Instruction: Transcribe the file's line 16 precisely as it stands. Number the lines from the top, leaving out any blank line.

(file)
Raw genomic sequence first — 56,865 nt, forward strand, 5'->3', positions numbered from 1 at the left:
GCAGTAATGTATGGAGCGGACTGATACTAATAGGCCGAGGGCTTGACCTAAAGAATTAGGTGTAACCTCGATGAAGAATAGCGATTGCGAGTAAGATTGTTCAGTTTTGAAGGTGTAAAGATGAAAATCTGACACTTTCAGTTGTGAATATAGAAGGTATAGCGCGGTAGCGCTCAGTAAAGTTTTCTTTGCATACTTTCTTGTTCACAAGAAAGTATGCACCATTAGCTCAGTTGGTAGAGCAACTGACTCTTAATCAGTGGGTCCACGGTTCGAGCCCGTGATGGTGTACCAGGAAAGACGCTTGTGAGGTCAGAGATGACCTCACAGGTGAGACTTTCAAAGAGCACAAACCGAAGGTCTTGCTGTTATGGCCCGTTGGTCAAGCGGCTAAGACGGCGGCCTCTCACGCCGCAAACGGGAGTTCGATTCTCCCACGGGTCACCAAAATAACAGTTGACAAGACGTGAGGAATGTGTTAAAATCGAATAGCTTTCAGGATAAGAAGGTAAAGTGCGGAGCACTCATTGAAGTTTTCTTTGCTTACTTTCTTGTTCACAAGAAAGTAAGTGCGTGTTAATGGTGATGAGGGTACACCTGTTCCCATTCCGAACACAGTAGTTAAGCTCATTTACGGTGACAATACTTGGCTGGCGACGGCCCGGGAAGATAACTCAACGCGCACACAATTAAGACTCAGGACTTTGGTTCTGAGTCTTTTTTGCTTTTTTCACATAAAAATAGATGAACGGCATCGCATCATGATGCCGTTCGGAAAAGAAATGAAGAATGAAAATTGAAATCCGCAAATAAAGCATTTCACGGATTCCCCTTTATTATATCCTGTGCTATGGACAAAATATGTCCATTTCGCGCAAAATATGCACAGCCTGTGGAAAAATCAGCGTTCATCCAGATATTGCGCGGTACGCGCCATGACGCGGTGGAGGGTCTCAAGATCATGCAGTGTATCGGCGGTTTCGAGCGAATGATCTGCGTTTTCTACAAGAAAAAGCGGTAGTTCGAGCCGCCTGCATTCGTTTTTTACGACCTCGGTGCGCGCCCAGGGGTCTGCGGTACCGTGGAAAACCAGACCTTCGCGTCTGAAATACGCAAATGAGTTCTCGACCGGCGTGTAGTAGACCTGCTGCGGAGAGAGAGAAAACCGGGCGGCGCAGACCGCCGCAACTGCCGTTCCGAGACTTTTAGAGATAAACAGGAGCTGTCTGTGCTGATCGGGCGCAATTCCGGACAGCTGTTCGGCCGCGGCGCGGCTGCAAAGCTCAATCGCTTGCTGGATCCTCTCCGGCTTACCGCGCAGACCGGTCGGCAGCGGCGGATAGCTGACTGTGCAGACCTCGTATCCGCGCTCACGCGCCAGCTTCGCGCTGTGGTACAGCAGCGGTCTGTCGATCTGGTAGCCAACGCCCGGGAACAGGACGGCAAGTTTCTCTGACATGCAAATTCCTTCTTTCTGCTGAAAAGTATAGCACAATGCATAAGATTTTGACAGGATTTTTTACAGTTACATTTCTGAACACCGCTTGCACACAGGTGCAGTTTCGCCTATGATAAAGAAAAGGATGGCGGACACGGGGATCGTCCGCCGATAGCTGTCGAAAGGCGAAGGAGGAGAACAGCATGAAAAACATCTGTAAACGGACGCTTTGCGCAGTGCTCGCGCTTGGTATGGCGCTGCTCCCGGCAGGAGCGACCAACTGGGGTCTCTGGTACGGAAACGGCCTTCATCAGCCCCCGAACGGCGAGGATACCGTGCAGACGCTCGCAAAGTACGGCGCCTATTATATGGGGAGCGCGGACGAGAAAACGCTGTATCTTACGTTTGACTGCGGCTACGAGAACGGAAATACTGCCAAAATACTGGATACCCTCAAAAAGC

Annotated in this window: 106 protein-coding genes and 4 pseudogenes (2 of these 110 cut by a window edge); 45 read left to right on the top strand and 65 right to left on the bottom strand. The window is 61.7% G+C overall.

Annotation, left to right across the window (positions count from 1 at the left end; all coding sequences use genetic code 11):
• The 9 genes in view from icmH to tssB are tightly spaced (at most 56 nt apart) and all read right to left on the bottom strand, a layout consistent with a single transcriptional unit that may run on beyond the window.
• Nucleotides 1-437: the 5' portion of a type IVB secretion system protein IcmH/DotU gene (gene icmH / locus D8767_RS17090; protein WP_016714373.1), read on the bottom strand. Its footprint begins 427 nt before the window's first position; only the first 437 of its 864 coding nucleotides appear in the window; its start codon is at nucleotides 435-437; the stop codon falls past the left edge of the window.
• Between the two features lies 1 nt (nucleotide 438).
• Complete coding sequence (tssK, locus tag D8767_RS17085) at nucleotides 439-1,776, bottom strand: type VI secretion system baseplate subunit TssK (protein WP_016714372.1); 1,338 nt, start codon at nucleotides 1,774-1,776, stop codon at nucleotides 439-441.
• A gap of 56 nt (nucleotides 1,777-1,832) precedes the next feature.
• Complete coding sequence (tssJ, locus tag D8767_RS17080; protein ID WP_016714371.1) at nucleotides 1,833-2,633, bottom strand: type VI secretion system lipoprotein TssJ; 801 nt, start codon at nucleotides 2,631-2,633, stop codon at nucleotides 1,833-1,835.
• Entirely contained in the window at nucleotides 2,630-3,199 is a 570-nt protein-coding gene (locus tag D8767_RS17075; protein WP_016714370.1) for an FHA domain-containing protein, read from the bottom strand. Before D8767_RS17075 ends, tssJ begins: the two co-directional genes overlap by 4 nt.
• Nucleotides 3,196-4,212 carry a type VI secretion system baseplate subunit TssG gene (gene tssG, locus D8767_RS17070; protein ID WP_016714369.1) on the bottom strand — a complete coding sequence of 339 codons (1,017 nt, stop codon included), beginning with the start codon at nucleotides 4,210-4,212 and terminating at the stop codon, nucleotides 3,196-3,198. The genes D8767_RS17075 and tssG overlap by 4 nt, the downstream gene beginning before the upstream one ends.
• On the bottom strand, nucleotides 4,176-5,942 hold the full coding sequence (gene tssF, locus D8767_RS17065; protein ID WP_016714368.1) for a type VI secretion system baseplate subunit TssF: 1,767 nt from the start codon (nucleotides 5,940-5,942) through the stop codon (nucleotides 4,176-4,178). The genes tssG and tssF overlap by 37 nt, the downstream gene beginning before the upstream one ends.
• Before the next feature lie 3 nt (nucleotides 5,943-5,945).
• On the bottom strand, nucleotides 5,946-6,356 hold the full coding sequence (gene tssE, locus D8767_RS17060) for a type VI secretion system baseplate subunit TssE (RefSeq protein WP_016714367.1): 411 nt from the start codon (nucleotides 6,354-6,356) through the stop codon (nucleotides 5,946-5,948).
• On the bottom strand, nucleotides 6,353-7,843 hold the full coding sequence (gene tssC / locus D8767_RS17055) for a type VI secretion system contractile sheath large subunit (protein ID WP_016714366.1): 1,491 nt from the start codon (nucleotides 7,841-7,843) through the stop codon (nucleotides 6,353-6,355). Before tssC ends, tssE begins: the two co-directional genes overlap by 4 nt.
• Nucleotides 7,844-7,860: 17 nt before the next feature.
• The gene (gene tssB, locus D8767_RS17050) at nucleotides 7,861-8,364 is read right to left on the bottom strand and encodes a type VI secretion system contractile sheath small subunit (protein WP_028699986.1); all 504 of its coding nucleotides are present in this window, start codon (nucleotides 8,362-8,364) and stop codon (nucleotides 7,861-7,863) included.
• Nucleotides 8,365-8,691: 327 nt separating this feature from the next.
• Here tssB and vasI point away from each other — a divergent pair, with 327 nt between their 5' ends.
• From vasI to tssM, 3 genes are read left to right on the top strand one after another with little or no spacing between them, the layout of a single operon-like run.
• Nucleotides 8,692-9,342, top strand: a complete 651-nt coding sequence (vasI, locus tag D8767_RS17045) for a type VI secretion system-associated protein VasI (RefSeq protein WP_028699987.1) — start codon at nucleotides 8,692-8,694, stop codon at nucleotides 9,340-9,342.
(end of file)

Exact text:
• On the bottom strand, nucleotides 6,353-7,843 hold the full coding sequence (gene tssC / locus D8767_RS17055) for a type VI secretion system contractile sheath large subunit (protein ID WP_016714366.1): 1,491 nt from the start codon (nucleotides 7,841-7,843) through the stop codon (nucleotides 6,353-6,355). Before tssC ends, tssE begins: the two co-directional genes overlap by 4 nt.